On Friday, April 19, 2019 7:52:13 AM MDT Adam D. Ruppe via Digitalmars-d 
wrote:
 On Friday, 19 April 2019 at 12:23:08 UTC, Andrei Alexandrescu

 wrote:
 (There's opting out of  safe by using  system or  trusted.)
This still doesn't work correctly for templates, which should be inferred based on input, not forced one way or another. We should be doing attr(true | false | null) three way! But yeah, that's where I would focus too. Then your modules can opt in pretty easily.
Definitely - though I'm not quite sure how allowing null would work with allowing expressions that result in bool, which is what we really should be doing rather than requiring an explicit true or false. It can obviously be done, but I'm not quite sure how that would be spec-ed out. - Jonathan M Davis
Apr 19
parent Mike Franklin <slavo5150 yahoo.com> writes:
On Friday, 19 April 2019 at 21:46:20 UTC, Jonathan M Davis wrote:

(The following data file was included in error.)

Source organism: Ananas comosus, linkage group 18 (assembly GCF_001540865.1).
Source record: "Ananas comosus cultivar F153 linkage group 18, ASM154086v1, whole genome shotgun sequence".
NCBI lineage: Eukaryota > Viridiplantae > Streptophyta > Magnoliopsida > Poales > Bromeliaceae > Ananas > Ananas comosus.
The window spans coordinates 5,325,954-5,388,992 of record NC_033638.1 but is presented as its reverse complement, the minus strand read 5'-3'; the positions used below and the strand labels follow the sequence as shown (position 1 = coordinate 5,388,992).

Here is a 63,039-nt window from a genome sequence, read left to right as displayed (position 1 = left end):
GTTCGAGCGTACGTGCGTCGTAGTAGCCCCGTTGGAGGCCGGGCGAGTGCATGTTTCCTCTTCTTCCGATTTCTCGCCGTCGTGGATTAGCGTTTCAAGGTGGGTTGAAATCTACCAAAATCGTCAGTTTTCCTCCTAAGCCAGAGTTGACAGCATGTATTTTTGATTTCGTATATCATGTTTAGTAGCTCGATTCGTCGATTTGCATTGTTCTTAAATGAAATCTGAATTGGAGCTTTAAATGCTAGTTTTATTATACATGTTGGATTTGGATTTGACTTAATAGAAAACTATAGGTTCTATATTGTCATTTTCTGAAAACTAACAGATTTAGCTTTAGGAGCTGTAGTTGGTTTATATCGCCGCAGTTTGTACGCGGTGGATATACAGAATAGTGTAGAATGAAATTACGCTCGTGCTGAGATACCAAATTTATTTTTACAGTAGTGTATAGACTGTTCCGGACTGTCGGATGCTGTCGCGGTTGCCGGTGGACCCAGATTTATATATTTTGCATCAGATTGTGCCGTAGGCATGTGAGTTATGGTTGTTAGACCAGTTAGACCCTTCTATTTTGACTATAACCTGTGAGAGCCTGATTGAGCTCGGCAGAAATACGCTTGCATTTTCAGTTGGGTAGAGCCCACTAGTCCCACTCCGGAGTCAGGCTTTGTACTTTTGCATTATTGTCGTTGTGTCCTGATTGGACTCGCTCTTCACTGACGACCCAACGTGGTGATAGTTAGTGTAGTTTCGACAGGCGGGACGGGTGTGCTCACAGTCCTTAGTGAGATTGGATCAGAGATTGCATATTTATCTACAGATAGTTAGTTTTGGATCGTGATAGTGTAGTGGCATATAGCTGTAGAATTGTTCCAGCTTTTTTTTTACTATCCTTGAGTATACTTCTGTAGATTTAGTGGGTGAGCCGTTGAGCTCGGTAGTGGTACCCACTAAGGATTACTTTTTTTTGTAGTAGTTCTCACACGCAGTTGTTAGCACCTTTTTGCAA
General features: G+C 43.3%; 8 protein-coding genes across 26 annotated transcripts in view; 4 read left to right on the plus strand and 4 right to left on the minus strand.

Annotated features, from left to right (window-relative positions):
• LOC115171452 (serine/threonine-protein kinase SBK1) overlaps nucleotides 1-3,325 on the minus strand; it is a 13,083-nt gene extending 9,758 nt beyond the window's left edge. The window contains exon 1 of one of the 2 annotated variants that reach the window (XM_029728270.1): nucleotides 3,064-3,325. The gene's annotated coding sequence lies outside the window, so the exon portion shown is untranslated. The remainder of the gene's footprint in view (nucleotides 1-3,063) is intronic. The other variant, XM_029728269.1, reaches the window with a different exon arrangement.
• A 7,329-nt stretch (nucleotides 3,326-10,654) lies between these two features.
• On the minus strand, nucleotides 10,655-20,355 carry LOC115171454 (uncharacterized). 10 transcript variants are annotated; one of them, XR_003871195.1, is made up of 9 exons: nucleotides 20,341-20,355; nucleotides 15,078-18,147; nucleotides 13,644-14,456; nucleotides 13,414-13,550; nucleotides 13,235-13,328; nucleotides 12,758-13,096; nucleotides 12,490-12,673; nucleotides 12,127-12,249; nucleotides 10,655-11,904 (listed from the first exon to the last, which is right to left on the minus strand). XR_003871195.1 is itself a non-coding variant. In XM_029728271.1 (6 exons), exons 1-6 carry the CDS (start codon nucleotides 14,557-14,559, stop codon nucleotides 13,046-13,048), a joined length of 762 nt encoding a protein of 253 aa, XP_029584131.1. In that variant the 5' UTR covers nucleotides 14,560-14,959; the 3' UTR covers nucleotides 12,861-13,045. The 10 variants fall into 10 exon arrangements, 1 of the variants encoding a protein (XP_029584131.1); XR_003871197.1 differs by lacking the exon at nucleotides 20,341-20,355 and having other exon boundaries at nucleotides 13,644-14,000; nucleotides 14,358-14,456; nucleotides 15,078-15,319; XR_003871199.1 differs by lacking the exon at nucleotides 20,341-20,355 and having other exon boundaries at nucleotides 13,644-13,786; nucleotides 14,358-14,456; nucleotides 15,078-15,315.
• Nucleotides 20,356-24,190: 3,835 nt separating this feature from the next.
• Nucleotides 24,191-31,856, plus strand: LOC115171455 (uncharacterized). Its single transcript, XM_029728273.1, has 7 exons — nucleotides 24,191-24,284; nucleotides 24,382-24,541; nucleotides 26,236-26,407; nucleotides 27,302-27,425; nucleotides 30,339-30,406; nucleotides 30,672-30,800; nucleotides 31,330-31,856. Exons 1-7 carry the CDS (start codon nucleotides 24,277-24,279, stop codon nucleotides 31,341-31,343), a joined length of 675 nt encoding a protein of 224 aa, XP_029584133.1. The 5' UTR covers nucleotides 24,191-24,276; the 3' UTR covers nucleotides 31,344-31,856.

We should be doing

 attr(true | false | null)

 three way!


 But yeah, that's where I would focus too. Then your modules 
 can opt in pretty easily.
Definitely - though I'm not quite sure how allowing null would work with allowing expressions that result in bool, which is what we really should be doing rather than requiring an explicit true or false. It can obviously be done, but I'm not quite sure how that would be spec-ed out.
I think we could make it an enum: enum AttributeState { yes, no, infer } Then the compiler will take `pure(MyCoolExpression)` and rewrite it to `pure(_d_setAttributeState(MyCoolExpression))`. In druntime we then implement an overloaded `AttributeState _d_setAttributeState(T)(T value)` to do the right thing. The spec can say we allow any expression that evaluates to `bool` or `typeof(null)` at compile-time. `_d_setAttributeState`, through D's metaprogramming and design-by-introspection abilities, can implement the spec to translate a `bool` or `typeof(null)` expression to an `AttributeState` value. Mike
Apr 19